“My hips are killing me — they’re so tight!”
I’ve heard students grumble about a lot of legitimate aches and pains during yoga. Then I showed up to Laura Kupperman’s Yoga for Survivors class. Here, the complaints were a bit weightier.
One woman was fatigued from her new chemo meds. Another was having bone-density issues. Another was sore from all her immunizations — her treatment had wiped out her immune system.
I kept my mouth shut about my sore shoulder.
I braved Laura’s class in Longmont, Colo., before sitting down to talk with her about how this story began — when Laura’s world was rocked by a breast cancer diagnosis just after she returned from her honeymoon.
Laura doesn’t remember being angry when she was diagnosed. She was 37 and just beginning a new life. “I have to admit I handled it really well, ” she says. “Sure, I had those ‘why me?’ moments, but I couldn’t dwell on the scary possibilities. I really tried to devote my energy to moving on and getting better.”
Yoga helped her do that. A certified yoga therapist, Laura had been practicing yoga since 1995 and teaching since 2002, and she continued to do both during her chemotherapy and recovery from a double mastectomy in 2003. “I was less tired and had fewer side effects than I’d expected, ” she says. “And teaching yoga during that time was just amazing; I got to focus on other people’s bodies instead of obsessing about all the things that were wrong with my own. Yoga gave me a break mentally.”
More importantly, it gave her a profound acceptance that helped her to devote more energy to getting better, and less to anger and self-pity.
“I see an analogy between yoga and cancer: Each of them is what it is, ” she says. “All I can do is evaluate how I am right now and then figure out what I can do to make it better.”
A year after her mastectomy, Laura launched Yoga for Survivors to help other cancer patients and survivors make that connection.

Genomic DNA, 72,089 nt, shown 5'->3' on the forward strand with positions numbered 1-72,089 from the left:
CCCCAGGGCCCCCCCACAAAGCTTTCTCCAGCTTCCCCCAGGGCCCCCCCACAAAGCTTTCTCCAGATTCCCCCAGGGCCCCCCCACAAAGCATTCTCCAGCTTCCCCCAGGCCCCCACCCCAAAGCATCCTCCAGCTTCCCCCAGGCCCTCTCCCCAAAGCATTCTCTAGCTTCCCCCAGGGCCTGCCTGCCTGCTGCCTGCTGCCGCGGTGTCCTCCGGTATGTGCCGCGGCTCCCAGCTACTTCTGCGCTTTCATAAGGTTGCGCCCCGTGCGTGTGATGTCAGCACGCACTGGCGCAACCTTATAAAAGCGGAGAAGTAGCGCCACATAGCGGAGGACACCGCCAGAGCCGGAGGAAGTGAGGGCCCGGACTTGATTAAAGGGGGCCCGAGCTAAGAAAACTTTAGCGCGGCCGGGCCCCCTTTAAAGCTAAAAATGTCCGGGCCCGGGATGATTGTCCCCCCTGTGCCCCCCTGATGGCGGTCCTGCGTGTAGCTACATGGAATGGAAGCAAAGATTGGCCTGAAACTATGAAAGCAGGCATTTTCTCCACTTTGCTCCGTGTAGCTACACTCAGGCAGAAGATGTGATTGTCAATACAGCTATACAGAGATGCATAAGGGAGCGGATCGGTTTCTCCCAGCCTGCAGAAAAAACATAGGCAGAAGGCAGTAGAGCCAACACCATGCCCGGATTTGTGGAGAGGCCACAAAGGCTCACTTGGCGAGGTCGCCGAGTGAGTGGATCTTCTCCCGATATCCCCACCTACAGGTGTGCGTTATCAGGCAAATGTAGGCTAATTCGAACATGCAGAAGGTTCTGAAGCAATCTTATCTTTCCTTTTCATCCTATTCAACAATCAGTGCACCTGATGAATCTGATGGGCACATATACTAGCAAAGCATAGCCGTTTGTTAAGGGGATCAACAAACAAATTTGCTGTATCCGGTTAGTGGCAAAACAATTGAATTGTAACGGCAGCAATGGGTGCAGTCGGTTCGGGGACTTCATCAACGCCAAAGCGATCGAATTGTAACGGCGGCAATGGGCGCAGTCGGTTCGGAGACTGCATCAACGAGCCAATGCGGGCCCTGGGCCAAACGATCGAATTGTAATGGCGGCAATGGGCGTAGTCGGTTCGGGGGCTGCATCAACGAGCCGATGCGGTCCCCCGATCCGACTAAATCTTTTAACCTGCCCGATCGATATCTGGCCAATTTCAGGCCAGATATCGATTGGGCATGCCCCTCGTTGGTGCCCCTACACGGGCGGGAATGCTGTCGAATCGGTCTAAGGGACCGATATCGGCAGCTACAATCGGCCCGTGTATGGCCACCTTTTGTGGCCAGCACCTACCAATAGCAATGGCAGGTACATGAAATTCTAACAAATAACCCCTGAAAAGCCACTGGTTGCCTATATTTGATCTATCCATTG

Not your average yoga class
A petite woman with the sleek build of a dancer and a wide, warm smile, Laura welcomes all her students by name at the beginning of class, often with a hug. “How are you doing today?” she asks each one, attentively gauging how strong each student feels today. She emphasizes “today” — not yesterday, not last week.
Hearing their very real complaints, Laura responds with the empathy of a fellow survivor — and shapes the class around whatever the students who are there that day are feeling.
“We do a lot of chest and shoulder opening, and we do relaxation poses that help with nausea, ” Laura says. There are energizing poses to fight fatigue, strengthening poses to combat atrophy, and others to help with the common side effects of chemotherapy. Some poses help students focus on stretching certain muscles after surgery. Breathing techniques help with balancing the nervous system.
Several recent medical studies have shown that yoga offers cancer patients benefits ranging from decreased stress and pain to improved lymphatic flow and enhanced digestion. But Laura’s students don’t need clinical results to know that yoga has helped them.
Support group alternative
Mother of three Virginia Dutkin had never done yoga before she was diagnosed with non-Hodgkins lymphoma in 2005 at age 39. It was after she’d gone through a year of intensive treatment that she came across Laura’s brochure and decided to try Yoga for Survivors.
“I was a little intimidated at first, ” Virginia says, “but now I love it. I think it’s helped me to be more aware of what my body is doing.” She’s still anemic and, in her words, “not back to normal” since completing her treatment. “But on the days I go to yoga, I feel great and much less tired.”
The emotional benefits also keep Virginia coming back to Laura’s class. She found most cancer support groups depressing, but Yoga for Survivors proved a better alternative. “Laura’s group can relate to what I’ve gone through, ” Virginia says. “They are working through it and moving forward. It provides a good sense of community. It’s like a support group, but we don’t just sit around talking about our problems.”
Virginia’s only regret is that she didn’t start her yoga practice sooner. “I really wish I had gone to yoga when I was in treatment, ” she says. “That would be my advice to someone going through cancer or chemo.”
Fellow Yoga for Survivors student Kim Decker agrees. Already an experienced yogi when she was diagnosed with breast cancer in 2004 at age 31, Kim found Yoga for Survivors through a physical therapist who was treating the lymphedema she developed in her arm after chemotherapy. She did yoga during a later radiation regimen, “but I wish I had done it through chemo, ” she says.
“At first, I was so weak I couldn’t even do Mountain Pose, ” Kim recalls. “But Laura knows all the adjustments to help you, depending on what’s going on with you. With yoga, I’ve seen my strength return bit by bit.”
“Yoga is about being where you are at the moment, ” she points out, “but it’s also inspiring to see other people’s progress. Recovering isn’t just about regrowing hair. It might be that someone can stand on one leg now.”
Laura says that is the greatest reward — seeing her students move from sick and scared to strong and vibrant. “I don’t think of myself as a role model, ” she says. “If I can show these inspiring women that they can go on and have a great life, I feel so blessed.”